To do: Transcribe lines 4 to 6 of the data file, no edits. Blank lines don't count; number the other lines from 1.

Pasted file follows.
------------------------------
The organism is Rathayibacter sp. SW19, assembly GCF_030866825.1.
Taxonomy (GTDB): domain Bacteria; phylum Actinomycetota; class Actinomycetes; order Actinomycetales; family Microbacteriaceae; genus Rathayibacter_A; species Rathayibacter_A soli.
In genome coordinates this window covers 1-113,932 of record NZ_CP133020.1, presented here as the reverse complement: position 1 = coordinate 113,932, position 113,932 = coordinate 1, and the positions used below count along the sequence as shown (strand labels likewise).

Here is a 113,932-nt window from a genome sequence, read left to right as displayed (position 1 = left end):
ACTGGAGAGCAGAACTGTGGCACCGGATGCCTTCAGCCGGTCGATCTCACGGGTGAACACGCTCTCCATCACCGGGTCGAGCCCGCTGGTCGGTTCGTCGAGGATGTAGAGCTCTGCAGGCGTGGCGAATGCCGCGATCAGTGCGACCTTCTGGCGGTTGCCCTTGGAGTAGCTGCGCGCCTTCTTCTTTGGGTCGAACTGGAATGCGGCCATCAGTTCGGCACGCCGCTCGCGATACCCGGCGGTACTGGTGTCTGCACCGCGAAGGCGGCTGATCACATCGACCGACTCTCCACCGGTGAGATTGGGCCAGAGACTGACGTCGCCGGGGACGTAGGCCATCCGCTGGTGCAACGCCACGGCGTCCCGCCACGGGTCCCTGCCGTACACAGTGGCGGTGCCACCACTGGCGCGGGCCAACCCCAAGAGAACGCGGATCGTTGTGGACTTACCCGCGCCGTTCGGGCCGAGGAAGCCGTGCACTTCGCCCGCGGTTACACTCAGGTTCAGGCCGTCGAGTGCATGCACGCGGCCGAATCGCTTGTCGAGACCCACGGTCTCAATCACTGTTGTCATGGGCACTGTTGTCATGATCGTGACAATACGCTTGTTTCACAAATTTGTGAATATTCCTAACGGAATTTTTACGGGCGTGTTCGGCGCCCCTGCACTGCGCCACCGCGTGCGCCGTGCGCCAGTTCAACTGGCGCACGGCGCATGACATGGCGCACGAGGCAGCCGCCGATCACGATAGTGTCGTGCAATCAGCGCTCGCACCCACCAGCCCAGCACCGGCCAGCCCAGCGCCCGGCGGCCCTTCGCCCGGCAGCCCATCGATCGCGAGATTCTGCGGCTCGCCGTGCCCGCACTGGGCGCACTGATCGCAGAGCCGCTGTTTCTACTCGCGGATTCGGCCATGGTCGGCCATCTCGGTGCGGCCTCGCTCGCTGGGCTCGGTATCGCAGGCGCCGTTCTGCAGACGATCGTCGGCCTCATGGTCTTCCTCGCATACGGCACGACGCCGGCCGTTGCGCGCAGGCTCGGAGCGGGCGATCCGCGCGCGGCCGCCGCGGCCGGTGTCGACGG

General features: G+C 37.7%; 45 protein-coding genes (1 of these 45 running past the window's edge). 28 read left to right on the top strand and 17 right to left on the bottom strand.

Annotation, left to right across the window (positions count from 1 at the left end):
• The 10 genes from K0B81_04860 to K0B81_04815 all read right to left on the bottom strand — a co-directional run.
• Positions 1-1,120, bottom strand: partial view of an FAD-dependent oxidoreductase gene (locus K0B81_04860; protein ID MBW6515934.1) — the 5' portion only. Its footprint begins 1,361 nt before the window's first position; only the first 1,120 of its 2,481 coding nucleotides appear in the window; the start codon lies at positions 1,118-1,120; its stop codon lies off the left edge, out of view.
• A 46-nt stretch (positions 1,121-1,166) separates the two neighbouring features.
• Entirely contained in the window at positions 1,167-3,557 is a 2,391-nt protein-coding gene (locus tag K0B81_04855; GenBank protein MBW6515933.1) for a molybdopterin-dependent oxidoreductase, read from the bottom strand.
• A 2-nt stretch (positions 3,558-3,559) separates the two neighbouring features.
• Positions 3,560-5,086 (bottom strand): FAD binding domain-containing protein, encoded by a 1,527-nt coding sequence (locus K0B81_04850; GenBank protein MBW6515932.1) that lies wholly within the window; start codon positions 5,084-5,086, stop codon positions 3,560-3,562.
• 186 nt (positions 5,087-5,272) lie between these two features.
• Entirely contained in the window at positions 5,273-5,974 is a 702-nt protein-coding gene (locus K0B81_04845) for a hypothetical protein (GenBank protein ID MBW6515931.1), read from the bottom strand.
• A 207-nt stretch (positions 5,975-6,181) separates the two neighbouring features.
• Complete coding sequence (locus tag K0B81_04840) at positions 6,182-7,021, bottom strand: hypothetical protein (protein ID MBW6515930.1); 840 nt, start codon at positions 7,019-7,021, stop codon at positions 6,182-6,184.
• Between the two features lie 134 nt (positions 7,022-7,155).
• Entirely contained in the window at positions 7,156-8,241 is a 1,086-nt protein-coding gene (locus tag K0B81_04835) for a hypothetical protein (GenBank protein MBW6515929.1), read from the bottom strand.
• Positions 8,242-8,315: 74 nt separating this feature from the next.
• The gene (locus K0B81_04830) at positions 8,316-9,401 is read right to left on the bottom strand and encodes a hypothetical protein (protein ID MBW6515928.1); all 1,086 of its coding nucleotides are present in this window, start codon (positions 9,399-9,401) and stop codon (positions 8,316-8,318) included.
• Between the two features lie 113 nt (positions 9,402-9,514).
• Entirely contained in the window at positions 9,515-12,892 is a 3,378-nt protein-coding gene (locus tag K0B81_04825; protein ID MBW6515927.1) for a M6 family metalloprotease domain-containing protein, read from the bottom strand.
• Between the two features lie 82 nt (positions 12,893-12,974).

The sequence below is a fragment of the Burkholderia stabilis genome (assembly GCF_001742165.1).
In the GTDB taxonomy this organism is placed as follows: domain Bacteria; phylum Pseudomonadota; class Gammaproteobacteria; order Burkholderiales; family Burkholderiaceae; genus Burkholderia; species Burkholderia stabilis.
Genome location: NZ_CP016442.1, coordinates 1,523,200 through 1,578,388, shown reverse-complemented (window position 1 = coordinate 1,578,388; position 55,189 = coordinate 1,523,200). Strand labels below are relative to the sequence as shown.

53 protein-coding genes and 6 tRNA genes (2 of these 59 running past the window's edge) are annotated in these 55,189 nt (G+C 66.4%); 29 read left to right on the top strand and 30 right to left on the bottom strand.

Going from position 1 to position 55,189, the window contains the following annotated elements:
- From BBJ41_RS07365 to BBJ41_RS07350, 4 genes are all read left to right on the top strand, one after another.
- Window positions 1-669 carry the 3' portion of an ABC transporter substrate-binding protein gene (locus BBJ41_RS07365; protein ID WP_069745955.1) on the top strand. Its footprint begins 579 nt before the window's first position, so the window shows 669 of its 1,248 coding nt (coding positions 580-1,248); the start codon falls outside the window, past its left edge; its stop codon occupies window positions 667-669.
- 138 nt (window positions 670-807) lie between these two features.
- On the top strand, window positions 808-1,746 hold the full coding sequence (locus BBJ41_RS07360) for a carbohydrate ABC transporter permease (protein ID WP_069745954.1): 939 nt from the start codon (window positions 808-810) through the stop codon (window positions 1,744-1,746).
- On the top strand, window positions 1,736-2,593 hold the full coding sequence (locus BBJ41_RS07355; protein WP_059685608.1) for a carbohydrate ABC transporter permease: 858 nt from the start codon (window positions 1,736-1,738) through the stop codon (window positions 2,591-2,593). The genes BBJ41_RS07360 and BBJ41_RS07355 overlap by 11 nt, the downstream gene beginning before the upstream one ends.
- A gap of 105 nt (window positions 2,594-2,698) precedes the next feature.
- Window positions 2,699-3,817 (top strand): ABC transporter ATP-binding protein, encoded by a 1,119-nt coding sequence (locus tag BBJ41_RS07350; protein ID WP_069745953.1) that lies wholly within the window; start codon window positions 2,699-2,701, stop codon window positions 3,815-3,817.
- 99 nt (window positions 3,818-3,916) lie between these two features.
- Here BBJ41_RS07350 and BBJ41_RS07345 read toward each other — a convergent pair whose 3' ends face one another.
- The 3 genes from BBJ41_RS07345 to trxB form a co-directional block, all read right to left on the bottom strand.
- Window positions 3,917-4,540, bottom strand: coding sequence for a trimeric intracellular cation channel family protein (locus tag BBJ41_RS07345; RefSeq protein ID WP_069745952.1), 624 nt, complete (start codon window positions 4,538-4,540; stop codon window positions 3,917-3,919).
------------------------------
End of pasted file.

Here is a 113,932-nt window from a genome sequence, read left to right as displayed (position 1 = left end):
ACTGGAGAGCAGAACTGTGGCACCGGATGCCTTCAGCCGGTCGATCTCACGGGTGAACACGCTCTCCATCACCGGGTCGAGCCCGCTGGTCGGTTCGTCGAGGATGTAGAGCTCTGCAGGCGTGGCGAATGCCGCGATCAGTGCGACCTTCTGGCGGTTGCCCTTGGAGTAGCTGCGCGCCTTCTTCTTTGGGTCGAACTGGAATGCGGCCATCAGTTCGGCACGCCGCTCGCGATACCCGGCGGTACTGGTGTCTGCACCGCGAAGGCGGCTGATCACATCGACCGACTCTCCACCGGTGAGATTGGGCCAGAGACTGACGTCGCCGGGGACGTAGGCCATCCGCTGGTGCAACGCCACGGCGTCCCGCCACGGGTCCCTGCCGTACACAGTGGCGGTGCCACCACTGGCGCGGGCCAACCCCAAGAGAACGCGGATCGTTGTGGACTTACCCGCGCCGTTCGGGCCGAGGAAGCCGTGCACTTCGCCCGCGGTTACACTCAGGTTCAGGCCGTCGAGTGCATGCACGCGGCCGAATCGCTTGTCGAGACCCACGGTCTCAATCACTGTTGTCATGGGCACTGTTGTCATGATCGTGACAATACGCTTGTTTCACAAATTTGTGAATATTCCTAACGGAATTTTTACGGGCGTGTTCGGCGCCCCTGCACTGCGCCACCGCGTGCGCCGTGCGCCAGTTCAACTGGCGCACGGCGCATGACATGGCGCACGAGGCAGCCGCCGATCACGATAGTGTCGTGCAATCAGCGCTCGCACCCACCAGCCCAGCACCGGCCAGCCCAGCGCCCGGCGGCCCTTCGCCCGGCAGCCCATCGATCGCGAGATTCTGCGGCTCGCCGTGCCCGCACTGGGCGCACTGATCGCAGAGCCGCTGTTTCTACTCGCGGATTCGGCCATGGTCGGCCATCTCGGTGCGGCCTCGCTCGCTGGGCTCGGTATCGCAGGCGCCGTTCTGCAGACGATCGTCGGCCTCATGGTCTTCCTCGCATACGGCACGACGCCGGCCGTTGCGCGCAGGCTCGGAGCGGGCGATCCGCGCGCGGCCGCCGCGGCCGGTGTCGACGG

General features: G+C 37.7%; 45 protein-coding genes (1 of these 45 running past the window's edge). 28 read left to right on the top strand and 17 right to left on the bottom strand.